Macquarie’s Green Investment Group, the green investment arm of Australian investment banking giant Macquarie Group, announced on Tuesday that it would invest in esVolta, a developer and owner of utility-scale energy storage projects across North America.
The move will enable Macquarie to tap into California’s grid-scale battery boom which, despite the impact of the global COVID-19 pandemic, saw record-shattering success through 2020 and built a pipeline expected to continue delivering record figures through 2021.
Macquarie Group acquired the Green Investment Group (GIG) from the UK Government in 2017 in a deal worth £2.3 billion ($A4.2 billion), which had launched the previously-named Green Investment Bank in 2012 as a publicly funded bank designed to mobilise private finance into the green energy sector – serving a similar role to that of the Australian Clean Energy Finance Corporation.
Macquarie Group then announced a goal of using its newly acquired investment vehicle to drive 20GW of new renewable energy projects around the planet.
In 2020 alone, Macquarie’s GIG signed deals for an 80MW Norway wind farm, 1GW of subsidy-free solar in the UK, and a portfolio of five floating offshore wind projects in South Korea with a combined capacity of over 2GW.
Macquarie’s GIG announcement this week furthers the Group’s commitment to investing in renewable energy around the world and will support Californian energy storage developer esVolta in financing its portfolio of over 600MWh of contracted energy storage projects, primarily located in California. Macquarie’s investment will also support esVolta’s additional development pipeline, which currently sits at more than 2GWh.
The investment will initially take the form of a bridge loan – a short-term loan pending the arrangement of a larger or longer-term financing – which will then be converted to equity upon receipt of regulatory approvals, including the approval of The Committee on Foreign Investment in the United States and the Federal Energy Regulatory Commission.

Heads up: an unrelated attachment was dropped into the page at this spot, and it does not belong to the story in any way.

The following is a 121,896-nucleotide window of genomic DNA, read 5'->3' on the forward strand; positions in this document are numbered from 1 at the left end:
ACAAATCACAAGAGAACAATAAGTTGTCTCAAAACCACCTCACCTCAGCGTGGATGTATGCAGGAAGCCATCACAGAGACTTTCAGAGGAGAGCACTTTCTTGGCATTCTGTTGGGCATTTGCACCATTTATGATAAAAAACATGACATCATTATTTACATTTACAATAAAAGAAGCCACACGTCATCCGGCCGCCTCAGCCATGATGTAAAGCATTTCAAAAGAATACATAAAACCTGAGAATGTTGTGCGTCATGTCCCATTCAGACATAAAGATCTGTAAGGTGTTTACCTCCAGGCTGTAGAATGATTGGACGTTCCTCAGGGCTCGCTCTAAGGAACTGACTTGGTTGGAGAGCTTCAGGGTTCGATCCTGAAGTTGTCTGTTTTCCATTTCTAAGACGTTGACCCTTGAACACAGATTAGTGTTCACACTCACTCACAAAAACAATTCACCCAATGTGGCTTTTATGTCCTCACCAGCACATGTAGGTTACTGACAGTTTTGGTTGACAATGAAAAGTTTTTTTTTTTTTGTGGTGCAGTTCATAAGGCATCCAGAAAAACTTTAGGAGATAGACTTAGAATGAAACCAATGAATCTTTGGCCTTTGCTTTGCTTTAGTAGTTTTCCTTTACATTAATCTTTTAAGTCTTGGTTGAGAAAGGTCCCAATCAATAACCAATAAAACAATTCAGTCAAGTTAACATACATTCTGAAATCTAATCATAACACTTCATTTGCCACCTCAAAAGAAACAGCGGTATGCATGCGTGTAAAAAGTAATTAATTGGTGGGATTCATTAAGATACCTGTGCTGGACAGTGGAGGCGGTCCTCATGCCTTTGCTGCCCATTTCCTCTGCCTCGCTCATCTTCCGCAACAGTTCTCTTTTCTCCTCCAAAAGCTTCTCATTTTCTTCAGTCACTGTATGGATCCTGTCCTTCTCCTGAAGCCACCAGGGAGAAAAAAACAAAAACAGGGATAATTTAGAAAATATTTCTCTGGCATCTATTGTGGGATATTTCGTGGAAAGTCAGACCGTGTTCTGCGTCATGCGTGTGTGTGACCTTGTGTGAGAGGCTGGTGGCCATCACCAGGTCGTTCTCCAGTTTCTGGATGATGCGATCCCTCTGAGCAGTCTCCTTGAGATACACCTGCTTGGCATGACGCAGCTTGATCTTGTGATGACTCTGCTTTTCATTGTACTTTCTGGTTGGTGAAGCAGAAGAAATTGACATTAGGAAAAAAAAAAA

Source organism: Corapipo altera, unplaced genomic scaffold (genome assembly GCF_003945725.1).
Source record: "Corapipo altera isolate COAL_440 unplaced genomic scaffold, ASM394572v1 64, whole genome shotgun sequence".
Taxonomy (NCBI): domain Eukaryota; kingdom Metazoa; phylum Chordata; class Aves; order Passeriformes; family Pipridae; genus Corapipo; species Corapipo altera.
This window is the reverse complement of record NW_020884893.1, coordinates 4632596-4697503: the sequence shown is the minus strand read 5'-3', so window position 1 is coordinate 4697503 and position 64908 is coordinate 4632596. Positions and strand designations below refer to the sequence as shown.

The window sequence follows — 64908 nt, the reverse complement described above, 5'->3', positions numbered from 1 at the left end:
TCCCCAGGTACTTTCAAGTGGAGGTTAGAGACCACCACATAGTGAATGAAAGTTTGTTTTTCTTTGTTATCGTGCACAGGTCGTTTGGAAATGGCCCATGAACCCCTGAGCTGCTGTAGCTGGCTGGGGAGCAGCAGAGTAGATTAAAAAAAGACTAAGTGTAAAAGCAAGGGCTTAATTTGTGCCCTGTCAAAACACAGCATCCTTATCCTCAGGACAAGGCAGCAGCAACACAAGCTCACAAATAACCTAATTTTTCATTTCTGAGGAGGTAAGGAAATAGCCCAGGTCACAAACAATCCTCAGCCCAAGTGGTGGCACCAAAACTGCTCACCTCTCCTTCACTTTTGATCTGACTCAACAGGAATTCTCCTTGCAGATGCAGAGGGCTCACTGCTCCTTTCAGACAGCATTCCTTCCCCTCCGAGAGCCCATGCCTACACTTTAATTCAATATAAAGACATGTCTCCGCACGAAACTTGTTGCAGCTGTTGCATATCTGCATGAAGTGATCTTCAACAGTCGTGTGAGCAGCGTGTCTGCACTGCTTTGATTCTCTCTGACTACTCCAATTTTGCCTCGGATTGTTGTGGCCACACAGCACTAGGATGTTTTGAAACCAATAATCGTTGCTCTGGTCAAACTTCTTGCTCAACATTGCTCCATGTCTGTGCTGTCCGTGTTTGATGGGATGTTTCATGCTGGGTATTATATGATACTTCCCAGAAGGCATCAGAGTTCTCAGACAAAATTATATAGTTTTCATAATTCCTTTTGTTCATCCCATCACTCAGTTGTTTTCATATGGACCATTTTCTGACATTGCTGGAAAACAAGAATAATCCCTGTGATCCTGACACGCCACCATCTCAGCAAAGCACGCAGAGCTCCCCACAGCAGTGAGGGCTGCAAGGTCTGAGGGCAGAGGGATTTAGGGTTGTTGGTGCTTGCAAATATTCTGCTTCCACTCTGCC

Led by a purpose-built team within GIG that focuses on investing in key, emerging aspects of the energy transition – including grid scale storage, distributed energy and fleet electrification, across both infrastructure and growth equity – the investment will provide Macquarie with a link into California’s booming renewable and energy storage growth.
“esVolta is a leading storage developer with an outstanding management team and significant growth potential across new markets,” said Greg Callman, Global Head of Energy Technology for the Green Investment Group.
“GIG is uniquely positioned to accelerate that growth and help deliver esVolta’s substantial development pipeline. Energy storage is critical to enabling increased renewables deployment, and we’re looking forward to leveraging our capabilities with esVolta to accelerate the energy transition across California and beyond.”
“With this agreement and support from the Green Investment Group, we are positioned to rapidly grow our energy storage business across North America,” said Randolph Mann, Founder & Chief Executive Officer, esVolta.
“Demand for energy storage in our home state of California remains strong, and we see vast opportunities for geographic expansion as well as additional product and service offerings. Our relationship with GIG will further broaden our expertise and unlock additional growth opportunities.”
Backed by the state’s goals of increasing renewable power by 2030 to 60%, and to 100% by 2045, California’s development of renewable power sources and energy storage projects shattered records in 2020. According to the most recent US Energy Storage Monitor report published by the US Energy Storage Association and power analysts Wood Mackenzie, California deployed 510MWh of grid-scale energy storage in the third quarter of 2020 alone – toppling national records all by itself.
While we do not yet have fourth quarter and full-year 2020 figures yet, we know that California’s development and deployment of energy storage projects has not stalled. At the beginning of December, Southern California’s leading electricity supply company Southern California Edison signed four long-term contracts totalling 590MW of battery energy storage projects, including three utility-scale projects.
This followed hot on the heels of the issue of a tender for 500MW of long-duration storage by eight Californian Community Choice Aggregators, which hopes to bring online eight to 16 hours of storage by or before 2026. The tender itself was heralded by a grid planning document published by the California Public Utilities Commission (CPUC) earlier in the year which acknowledged the need for “roughly 1 GW of pumped storage, or other long-duration storage with similar attributes, by 2026” and which also called for 8.9GW of new battery storage.